Production is “the act of producing, making, or creating something.” Productivity is “the state of being productive.” In other words, production is when you actually make something, and productivity is the state or measurement of how much you are making.
In a business sense, production can be defined by four factors: land, labor, capital, and entrepreneurship.
- Land - Resources that are available for production—the raw goods necessary to make something.
- Labor - Human input into the production process—workers who convert the raw goods into products.
- Capital - Goods used in the supply of products—infrastructure, factories, buildings, machinery, and anything that aids labor.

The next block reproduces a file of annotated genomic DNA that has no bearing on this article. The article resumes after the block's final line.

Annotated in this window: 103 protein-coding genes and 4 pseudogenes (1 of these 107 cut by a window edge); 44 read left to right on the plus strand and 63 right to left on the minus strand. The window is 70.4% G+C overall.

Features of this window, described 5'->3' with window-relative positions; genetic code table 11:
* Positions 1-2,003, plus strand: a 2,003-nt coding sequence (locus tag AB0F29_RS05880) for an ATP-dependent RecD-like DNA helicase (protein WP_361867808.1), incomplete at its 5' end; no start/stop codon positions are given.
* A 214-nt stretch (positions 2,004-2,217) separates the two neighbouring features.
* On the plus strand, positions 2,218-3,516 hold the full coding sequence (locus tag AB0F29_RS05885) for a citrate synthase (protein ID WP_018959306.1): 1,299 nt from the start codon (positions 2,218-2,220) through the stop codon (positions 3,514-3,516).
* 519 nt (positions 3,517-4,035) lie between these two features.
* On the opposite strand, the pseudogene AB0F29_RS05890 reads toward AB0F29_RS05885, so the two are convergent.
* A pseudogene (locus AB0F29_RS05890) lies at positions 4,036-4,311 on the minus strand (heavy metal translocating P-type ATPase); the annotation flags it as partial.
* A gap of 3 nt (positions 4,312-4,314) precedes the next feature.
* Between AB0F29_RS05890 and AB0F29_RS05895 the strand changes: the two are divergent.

- Entrepreneurship - Individuals who bring the finished products to market—entrepreneurs invest their own capital and take the risk that the whole process will be profitable.
All of these are necessary for production to take place. Entrepreneurs must put forth the money, time, effort, and risk to employ labor and capital and enable them to turn land or raw goods into the products or services they wish to sell.
Productivity, as a business term, is the measure of output per unit of input. An input could be any of the four factors of production, while the output could be revenue or inventory. The overall goal of an efficient, productive company is to maximize output per input. Land, labor, and capital can be limited and scarce, so a highly productive company will be able to make the absolute most out of the resources or inputs it has.